Discover more from Implicit Games
Think like a game theorist
Know the players. Change the rules.
In a mathematical game, two or more players, each with her own information, make moves. The outcome of moves is a payoff (often probabilistic) for each player and, commonly, a state from which to play the next round of the game. Players optimize rationally – or almost-rationally – to maximize their expected payoffs.
What game theory can’t do
If you want to numerically calculate something about the real world, that kind of game theory rarely helps. Major reasons include:
Those “payoffs” (i.e. quantified preferences) and “information” (which includes possibly incorrect beliefs) are hard to estimate.
Further, people can have incentives to conceal their true states of mind.
If, despite these difficulties, you magically knew every number within a small range of error, game theory might give you fragile and unstable results nonetheless. (Even the famed Prisoner’s Dilemma lacks a useful calculated solution.)
The rationality assumption is … questionable.
How game theory does help
But less formal game-theoretic thinking can be very useful. For example, if you want to analyze a business, you should wonder:
Who are they selling to? (Identify some of the players)
Who are they competing with? How might the set of competitors change? (Ditto)
Who else are they engaging with, such as suppliers, regulators, or press? (Ditto)
What motivates those buyers, competitors, or partners? What are their decision processes and criteria? (Payoffs, information, perhaps moves – basically the whole game shebang)
What alternate strategies could they employ? (Moves and more)
If you look through my best-regarded post on business strategy, a strategic worksheet for tech companies, almost every item has that kind of game-theoretic flavor.
Know the players
Theoretically, every individual Ukrainian, Russian, American or Pole might be a separate player in the Russia-Ukraine mess. But of course, nobody would analyze things that way. Rather, they’d consider who the individuals, groups and organizations are that could act independently of each other, then assess each of the substantive players’ motivations, capabilities, strategies, and likely moves.
Mistakes in such analyses are legion. Major Russia-Ukraine examples include:
Putin thought Ukraine contained multiple factions that would turn on each other in important ways. He was wrong.
Putin evidently thought his military could execute his orders competently. If so, he was largely wrong.
Putin evidently thought the Ukrainian military would be similarly (in)competent to how it was in 2014. He was wrong.
Many people thought Putin wouldn’t launch a high-cost military operation with little chance of positive practical payoff. We were wrong.
Russians probably thought the West wouldn’t unite about economic sanctions. So far, that view has been correct about oil and gas imports, but wrong about almost everything else.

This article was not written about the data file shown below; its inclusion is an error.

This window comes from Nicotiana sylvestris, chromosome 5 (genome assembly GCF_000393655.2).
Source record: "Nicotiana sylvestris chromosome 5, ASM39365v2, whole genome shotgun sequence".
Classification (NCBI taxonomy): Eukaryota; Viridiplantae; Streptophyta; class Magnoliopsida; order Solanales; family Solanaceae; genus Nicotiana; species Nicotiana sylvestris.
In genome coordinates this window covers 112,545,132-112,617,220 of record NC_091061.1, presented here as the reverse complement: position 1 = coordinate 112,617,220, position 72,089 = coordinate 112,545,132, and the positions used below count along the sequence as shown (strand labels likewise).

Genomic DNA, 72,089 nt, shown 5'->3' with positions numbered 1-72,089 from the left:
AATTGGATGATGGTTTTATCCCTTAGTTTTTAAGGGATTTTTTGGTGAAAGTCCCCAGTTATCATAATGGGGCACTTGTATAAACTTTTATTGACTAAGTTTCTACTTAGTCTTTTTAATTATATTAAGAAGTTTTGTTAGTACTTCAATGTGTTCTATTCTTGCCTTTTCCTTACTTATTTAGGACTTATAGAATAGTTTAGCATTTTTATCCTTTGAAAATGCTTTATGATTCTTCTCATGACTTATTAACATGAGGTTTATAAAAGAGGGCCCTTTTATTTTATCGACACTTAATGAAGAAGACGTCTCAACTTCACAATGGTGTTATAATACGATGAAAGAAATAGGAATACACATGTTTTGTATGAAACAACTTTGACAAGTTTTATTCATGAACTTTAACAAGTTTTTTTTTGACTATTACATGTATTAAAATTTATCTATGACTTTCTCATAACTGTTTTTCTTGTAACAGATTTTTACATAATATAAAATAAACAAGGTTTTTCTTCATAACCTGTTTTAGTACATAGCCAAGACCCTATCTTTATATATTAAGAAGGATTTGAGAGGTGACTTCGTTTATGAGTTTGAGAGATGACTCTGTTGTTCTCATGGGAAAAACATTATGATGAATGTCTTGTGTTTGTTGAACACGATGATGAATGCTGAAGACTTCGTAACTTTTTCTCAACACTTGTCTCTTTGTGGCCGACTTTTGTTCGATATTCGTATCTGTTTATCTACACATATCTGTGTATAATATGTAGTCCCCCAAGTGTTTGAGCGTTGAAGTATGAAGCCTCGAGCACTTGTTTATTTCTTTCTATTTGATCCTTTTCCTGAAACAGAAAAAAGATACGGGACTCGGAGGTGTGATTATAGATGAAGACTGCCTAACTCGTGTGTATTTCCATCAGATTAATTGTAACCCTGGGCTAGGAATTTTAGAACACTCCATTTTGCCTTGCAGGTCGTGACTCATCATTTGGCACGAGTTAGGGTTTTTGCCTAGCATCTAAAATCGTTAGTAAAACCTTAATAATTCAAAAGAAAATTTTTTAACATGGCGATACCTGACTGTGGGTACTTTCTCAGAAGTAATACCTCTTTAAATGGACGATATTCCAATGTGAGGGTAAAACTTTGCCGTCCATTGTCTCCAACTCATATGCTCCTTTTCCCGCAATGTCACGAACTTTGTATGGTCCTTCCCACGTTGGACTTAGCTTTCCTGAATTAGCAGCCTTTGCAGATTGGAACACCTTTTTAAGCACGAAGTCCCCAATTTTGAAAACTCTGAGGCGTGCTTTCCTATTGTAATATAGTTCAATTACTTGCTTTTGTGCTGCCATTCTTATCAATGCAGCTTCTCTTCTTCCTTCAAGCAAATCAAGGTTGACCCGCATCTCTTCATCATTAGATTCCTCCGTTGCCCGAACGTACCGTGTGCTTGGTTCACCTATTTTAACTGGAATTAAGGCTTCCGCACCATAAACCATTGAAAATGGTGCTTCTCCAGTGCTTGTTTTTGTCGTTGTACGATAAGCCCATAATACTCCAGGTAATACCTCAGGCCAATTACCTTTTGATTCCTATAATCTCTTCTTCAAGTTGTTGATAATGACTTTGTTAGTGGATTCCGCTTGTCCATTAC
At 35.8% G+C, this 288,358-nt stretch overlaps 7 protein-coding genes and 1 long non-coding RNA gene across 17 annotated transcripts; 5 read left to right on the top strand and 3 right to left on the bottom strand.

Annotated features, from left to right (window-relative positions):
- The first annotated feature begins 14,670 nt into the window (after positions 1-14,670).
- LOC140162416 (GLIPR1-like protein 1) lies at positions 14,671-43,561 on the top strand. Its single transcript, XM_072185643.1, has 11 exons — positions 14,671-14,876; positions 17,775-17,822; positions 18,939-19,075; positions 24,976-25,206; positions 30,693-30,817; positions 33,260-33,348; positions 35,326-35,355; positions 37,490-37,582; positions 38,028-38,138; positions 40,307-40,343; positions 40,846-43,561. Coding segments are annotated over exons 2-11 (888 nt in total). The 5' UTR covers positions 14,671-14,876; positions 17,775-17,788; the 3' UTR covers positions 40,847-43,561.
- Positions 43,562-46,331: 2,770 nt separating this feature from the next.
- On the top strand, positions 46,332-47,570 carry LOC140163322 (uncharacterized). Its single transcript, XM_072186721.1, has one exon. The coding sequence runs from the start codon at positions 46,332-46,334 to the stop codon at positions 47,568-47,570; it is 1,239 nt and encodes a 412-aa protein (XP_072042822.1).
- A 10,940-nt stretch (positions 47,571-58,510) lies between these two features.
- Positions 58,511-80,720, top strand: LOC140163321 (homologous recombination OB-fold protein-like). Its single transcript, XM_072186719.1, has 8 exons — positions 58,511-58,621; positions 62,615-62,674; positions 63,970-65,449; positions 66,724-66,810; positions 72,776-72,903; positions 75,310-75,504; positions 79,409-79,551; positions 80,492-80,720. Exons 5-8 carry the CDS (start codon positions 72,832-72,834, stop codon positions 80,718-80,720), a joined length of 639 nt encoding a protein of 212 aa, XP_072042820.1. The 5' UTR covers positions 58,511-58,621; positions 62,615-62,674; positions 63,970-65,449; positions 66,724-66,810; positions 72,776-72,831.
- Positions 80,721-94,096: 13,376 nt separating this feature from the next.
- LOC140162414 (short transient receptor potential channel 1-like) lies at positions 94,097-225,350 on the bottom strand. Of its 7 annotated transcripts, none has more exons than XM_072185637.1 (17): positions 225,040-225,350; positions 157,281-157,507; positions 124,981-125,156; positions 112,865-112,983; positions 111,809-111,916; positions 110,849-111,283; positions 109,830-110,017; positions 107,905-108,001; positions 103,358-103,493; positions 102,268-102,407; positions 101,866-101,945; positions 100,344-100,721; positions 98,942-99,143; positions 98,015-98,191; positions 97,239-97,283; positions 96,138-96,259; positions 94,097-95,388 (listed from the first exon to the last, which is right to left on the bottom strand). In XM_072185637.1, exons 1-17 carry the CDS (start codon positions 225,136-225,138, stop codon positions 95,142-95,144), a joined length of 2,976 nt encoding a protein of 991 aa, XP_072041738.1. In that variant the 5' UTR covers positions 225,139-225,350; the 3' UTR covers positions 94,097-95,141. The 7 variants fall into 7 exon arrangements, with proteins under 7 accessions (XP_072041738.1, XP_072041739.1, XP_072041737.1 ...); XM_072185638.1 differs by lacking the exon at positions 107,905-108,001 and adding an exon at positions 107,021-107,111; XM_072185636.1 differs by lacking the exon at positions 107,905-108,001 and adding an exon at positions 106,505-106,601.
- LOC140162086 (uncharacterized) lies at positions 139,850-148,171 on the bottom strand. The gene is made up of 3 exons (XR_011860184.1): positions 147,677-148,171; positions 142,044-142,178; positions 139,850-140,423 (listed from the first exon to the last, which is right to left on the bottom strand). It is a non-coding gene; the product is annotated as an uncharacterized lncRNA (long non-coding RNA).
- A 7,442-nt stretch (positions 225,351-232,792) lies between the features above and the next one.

That list could be a lot longer.
Business examples are even more common. For most of the past 40 years, I’ve been an analyst of or a consultant to technology companies, both of which roles involve noticing errors that smart people make. It turns out that many of those errors violate the “Know the players” dictum. Common templates include:
Underrating or overrating actual competitors.
Underrating or overrating potential new competitive entrants.
Misjudging what potential buyers want.
Forgetting how many different people, roles and interests are engaged in a single corporation’s buying decision.
Incorrectly viewing the influencer community as a single homogenous whole.
That list could be much longer too.
Basic discipline for avoiding know-the-players errors goes something like this:
If there’s a complex decision process (e.g. a corporate buying decision, a law-making negotiation, etc.), research how it actually works.
Consider who (else) has something at stake in a situation.
Consider who (else) has agency for affecting the outcome.
Analyze their goals, opinions and capabilities as best you can.
Some mistakes are inevitable, since you’re assessing other people’s states of mind. But analytic discipline may help you avoid a lot of preventable blunders.
Change the rules
Now we get to the creative part: If you want to improve your prospects in a real-world game, change its rules. In one ancient example, Sun-Tzu suggested that an army should burn its boats and bridges, so that it would be united in the realization that there was no turning back. Alexander the Great actually used that strategy. So, two millennia later, did Hernan Cortes.
In game-theoretic terms, boat-burning eliminates what otherwise might have been playable moves, such as:
Commander: Order a retreat.
Officers: Mutiny and retreat.
Soldiers: Desert and retreat.
The remaining situation allows for few outcomes other than victory or death.
Donald Trump owes much of his political success to the violation of norms. Except for any parts that were provably illegal, that’s a change-the-rules kind of strategy. Vladimir Putin is a norm-breaker too, internationally, wreaking vast amounts of death and destruction. It will be hard to stop him unless the West counters with some taboo-breaking of its own.
Other areas where rule-changing can be important include military tactics, electoral law, administrative law, contract law, market positioning, and negotiation. I plan to discuss most of those areas in future posts.
Change the whole game
“Change the rules” isn’t always the best formulation; sometimes you change the whole game.
The Founding Fathers did that when they drafted the United States Constitution. Federal Express, Microsoft, eBay and many others did that when inventing new models of business. I plan to return to this theme as well.